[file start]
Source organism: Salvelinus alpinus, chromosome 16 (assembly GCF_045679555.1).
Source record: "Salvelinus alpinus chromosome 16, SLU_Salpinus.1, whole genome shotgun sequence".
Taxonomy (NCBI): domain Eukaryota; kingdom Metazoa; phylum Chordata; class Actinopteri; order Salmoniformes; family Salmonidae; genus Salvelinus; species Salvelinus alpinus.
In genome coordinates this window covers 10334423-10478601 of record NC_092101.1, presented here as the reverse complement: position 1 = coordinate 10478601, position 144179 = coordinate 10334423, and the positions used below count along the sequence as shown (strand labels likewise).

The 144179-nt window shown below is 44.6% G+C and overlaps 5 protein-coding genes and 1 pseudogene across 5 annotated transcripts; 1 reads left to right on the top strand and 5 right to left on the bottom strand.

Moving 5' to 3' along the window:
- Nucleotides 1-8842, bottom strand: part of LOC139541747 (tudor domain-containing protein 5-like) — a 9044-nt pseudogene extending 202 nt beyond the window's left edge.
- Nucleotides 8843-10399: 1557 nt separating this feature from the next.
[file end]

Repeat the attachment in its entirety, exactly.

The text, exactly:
Source organism: Salvelinus alpinus, chromosome 16 (assembly GCF_045679555.1).
Source record: "Salvelinus alpinus chromosome 16, SLU_Salpinus.1, whole genome shotgun sequence".
Taxonomy (NCBI): domain Eukaryota; kingdom Metazoa; phylum Chordata; class Actinopteri; order Salmoniformes; family Salmonidae; genus Salvelinus; species Salvelinus alpinus.
In genome coordinates this window covers 10334423-10478601 of record NC_092101.1, presented here as the reverse complement: position 1 = coordinate 10478601, position 144179 = coordinate 10334423, and the positions used below count along the sequence as shown (strand labels likewise).

The 144179-nt window shown below is 44.6% G+C and overlaps 5 protein-coding genes and 1 pseudogene across 5 annotated transcripts; 1 reads left to right on the top strand and 5 right to left on the bottom strand.

Moving 5' to 3' along the window:
- Nucleotides 1-8842, bottom strand: part of LOC139541747 (tudor domain-containing protein 5-like) — a 9044-nt pseudogene extending 202 nt beyond the window's left edge.
- Nucleotides 8843-10399: 1557 nt separating this feature from the next.